Browse thousands of original art prints for sale online today. Our online collection showcases limited edition prints from some of the most exciting artists active today. We have curated a diverse selection, whether you’re on the hunt for a new botanical print, or looking to purchase a portrait. Discover styles ranging from Abstract to Art Deco.…
Bruce Mclean is one of Britain’s most renowned contemporary artists. Bruce’s use of vibrant and bold colours in his prints created by the monograph technique defines his signature style and establishes his position as an acclaimed printmaker. At Rise Art, you can find many of Bruce Mclean’s prints for sale. Our current favourite is There’s a Sculpture in my Profiteroles (2011), created using layers of bold colour and intricate detail to establish a playful narrative scene.
Katutoshi Yuasa creates beautiful woodcut prints such as CMYK#2 (2016). Katutoshi has merged the traditional technique of woodcutting with digital photography. By combining two processes – the camera’s ‘snapshot’ and the woodcut’s lengthy reinterpretation of the same image – he hopes to crystallise the atmospheric and emotional character of his subjects.
Discover more of our printmakers here.
Prints and printing techniques have developed for many years across the world. Printing is the act of transferring an image or text onto another material. As printing techniques, such as woodcut, linocut, screen, monograph and 3D printing have developed, artists have gained greater creative freedom in the medium.
Woodcut printing is viewed as one of the oldest forms of printing, originating in China over 1,000 years ago. Originally, wood lettering and symbols were individually cut out, dipped in ink and then pressed onto materials to transfer the subject onto paper. By the 15th century, woodcut blocks were developed for whole images or texts to be carved, ink spread and then reproduced onto paper. Katushika Kokusai’s Fine Wind, Clear Morning (1830-1832) is a classic woodblock print illustrating Mount Fuji. The coloured ink of red, blue, white and black captured by the woodblock engravings creates a minimalistic design that remains an iconic Japanese print.
In the 20th century, linocut was developed by cutting into sheets of linoleum. The material of linoleum is a light and smooth metal sheet and its easy carving allows artists greater freedom to create a wide range of lines. Artists such as Henri Matisse used linocut and the technique of carving with a knife to create innovative pictorial compositions with simple lines that abstracts and distorts the subject's form. This technique enabled Matisse to create beautiful figurative linocut prints of dancers and faces.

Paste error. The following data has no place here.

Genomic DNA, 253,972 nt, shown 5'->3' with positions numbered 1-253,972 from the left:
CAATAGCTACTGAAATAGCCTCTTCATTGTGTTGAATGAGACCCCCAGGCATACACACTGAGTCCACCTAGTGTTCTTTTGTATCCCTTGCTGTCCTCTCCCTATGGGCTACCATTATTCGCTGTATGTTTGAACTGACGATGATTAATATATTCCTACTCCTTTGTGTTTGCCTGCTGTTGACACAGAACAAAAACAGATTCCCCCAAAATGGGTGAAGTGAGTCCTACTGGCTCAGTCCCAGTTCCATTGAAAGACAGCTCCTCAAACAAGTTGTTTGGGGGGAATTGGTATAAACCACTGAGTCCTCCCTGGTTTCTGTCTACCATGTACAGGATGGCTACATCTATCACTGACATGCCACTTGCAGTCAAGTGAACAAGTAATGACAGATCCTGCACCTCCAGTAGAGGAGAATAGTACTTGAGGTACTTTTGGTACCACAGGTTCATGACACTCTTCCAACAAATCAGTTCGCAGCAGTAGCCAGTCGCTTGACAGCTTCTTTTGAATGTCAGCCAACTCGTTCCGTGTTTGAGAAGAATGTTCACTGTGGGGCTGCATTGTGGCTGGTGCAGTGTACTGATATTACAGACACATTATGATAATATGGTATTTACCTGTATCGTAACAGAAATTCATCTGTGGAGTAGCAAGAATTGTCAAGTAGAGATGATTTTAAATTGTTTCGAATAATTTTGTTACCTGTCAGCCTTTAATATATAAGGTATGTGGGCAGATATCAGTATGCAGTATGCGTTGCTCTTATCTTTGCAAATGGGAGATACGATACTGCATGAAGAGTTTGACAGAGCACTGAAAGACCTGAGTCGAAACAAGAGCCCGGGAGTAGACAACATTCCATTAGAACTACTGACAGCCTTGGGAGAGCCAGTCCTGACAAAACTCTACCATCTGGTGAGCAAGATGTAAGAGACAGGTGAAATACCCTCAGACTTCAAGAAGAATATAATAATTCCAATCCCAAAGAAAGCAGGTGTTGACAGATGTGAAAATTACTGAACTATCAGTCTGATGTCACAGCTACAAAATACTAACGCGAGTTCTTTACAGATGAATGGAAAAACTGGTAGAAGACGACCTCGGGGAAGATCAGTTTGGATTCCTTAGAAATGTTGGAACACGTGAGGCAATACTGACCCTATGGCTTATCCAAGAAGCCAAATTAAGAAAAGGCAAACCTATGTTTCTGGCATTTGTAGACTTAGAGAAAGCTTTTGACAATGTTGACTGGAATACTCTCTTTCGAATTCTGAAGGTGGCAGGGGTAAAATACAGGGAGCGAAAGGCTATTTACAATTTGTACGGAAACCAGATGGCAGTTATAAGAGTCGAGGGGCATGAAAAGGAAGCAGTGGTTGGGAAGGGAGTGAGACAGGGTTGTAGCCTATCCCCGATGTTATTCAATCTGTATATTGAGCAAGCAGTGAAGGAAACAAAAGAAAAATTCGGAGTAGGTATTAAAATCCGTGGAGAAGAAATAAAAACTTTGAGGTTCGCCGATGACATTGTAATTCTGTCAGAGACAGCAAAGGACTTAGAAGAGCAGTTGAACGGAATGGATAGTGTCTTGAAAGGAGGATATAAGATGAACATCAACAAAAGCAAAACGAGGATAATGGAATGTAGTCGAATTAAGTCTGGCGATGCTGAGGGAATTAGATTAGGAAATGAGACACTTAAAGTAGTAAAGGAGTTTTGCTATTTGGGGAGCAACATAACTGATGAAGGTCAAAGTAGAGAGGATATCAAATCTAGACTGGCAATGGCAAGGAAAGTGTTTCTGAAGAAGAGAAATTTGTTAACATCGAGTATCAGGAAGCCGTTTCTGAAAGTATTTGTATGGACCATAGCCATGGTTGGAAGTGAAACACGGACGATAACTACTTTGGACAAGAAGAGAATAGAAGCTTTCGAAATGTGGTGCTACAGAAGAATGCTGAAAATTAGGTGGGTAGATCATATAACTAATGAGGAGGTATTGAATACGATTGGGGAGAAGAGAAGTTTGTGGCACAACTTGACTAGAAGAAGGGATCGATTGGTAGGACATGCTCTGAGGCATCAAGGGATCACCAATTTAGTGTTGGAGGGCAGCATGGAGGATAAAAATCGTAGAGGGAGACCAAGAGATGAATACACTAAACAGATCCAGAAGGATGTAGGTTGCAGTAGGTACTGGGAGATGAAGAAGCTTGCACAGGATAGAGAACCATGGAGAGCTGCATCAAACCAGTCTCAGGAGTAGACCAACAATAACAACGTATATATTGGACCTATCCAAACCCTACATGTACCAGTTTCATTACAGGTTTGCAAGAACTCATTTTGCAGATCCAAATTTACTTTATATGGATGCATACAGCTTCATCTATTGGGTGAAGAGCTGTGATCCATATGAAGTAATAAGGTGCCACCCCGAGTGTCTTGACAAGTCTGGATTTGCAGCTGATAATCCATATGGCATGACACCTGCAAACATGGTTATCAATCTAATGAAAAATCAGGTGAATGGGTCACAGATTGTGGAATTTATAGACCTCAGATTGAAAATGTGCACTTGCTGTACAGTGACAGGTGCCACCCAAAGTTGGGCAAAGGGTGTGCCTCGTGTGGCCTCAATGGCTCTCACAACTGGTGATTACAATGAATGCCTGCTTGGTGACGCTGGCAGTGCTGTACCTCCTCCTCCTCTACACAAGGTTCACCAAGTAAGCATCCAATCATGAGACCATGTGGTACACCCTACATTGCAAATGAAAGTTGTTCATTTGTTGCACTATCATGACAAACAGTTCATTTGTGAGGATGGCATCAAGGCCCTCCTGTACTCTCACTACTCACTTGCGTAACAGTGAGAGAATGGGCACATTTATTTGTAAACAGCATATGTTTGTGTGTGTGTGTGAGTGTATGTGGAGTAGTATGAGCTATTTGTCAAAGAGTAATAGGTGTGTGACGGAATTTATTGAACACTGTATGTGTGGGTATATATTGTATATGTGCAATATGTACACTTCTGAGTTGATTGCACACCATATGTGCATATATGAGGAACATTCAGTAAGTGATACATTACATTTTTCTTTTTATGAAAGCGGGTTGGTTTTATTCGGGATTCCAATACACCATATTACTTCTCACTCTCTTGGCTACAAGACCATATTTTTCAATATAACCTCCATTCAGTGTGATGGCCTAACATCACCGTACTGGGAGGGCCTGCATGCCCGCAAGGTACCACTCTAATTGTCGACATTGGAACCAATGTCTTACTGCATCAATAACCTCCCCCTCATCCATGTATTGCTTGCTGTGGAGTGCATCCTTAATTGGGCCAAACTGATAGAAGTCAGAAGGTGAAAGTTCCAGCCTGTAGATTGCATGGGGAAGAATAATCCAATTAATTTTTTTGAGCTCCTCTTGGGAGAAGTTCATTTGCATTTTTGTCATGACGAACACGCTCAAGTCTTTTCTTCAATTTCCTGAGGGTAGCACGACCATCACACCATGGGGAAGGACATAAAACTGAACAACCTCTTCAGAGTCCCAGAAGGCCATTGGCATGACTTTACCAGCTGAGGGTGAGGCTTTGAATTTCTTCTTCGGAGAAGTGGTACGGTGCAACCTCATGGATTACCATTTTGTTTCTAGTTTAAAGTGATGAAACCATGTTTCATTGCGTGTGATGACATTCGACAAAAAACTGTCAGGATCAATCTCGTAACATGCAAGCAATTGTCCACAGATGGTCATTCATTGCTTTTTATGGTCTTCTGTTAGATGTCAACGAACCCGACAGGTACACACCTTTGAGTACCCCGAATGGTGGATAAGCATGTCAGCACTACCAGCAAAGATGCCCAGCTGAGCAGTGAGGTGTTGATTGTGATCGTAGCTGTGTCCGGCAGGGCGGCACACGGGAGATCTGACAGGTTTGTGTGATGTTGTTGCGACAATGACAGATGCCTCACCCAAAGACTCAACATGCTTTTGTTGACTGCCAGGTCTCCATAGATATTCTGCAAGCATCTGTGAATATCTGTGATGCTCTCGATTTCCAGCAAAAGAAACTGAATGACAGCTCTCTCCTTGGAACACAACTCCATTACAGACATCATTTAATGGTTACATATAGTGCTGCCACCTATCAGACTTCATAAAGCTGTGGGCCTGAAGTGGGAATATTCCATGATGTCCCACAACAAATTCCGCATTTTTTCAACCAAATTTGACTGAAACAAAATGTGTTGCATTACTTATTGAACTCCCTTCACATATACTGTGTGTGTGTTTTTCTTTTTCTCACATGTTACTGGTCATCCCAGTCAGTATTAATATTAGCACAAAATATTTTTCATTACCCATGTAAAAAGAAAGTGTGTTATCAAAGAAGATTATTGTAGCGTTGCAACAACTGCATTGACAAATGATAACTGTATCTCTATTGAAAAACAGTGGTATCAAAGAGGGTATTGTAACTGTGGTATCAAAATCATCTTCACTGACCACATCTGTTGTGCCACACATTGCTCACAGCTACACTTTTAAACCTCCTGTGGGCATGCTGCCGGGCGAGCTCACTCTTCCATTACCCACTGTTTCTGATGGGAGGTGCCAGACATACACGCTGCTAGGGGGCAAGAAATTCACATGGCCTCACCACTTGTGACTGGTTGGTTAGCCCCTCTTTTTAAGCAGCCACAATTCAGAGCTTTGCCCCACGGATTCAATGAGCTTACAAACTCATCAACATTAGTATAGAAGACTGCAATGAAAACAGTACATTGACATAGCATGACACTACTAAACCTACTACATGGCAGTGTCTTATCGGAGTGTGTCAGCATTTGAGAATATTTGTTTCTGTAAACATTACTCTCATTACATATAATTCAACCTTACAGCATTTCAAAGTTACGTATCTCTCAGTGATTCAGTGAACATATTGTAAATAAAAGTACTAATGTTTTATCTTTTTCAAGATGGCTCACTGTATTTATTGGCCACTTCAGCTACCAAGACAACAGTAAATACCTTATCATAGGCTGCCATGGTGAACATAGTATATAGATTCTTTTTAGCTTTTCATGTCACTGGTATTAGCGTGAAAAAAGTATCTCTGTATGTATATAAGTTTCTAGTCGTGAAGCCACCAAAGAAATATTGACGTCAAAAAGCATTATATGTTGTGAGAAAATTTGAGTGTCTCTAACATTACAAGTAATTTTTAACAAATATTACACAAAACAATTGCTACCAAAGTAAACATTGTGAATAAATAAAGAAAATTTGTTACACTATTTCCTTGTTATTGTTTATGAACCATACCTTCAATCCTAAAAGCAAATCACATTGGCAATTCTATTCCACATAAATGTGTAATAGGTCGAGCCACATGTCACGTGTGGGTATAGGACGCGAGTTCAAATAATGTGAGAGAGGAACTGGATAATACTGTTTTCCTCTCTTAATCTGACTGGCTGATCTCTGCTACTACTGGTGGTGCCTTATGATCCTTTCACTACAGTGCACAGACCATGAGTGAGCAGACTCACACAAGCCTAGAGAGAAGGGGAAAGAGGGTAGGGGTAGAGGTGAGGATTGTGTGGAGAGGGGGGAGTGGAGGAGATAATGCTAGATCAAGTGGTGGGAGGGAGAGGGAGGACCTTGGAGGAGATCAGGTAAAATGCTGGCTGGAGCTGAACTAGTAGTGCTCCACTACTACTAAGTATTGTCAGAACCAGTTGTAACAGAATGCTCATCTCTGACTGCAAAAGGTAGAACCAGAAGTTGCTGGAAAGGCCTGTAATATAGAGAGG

Screen printing is a printing technique in which the artist uses a mesh to transfer ink onto new material such as paper or canvas. Whilst screen printing has been around since the 1700s, it was the artist Andy Warhol who popularised the technique amongst artists. Throughout the 1960s, Warhol created bold and vibrant prints of mass culture from Campbell Soup to the popular actress Marilyn Monroe. Warhol chose the technique because he wanted to remove the artistic touch in creating artwork and challenge high art. However, Warhol’s screen-prints have become a distinct style that has remained influential throughout the development of modern art.
Unlike other printing styles, monoprints cannot be reproduced. The print is created from a material such as a carved woodblock or etched lithograph, yet the substances used to print the block have only one printing capacity. Old masters such as Rembrandt and Impressionists such as Edgar Degas have used this technique to create one-off prints for artistic innovation. Degas manipulated the properties of ink when placing it on an etched metal plate and sandwiched through the press with paper. His use of this medium allowed him to experiment with creating new forms and tones that would be incorporated into his paintings.
To discover more about printmaking, take a look at our Guide To Prints.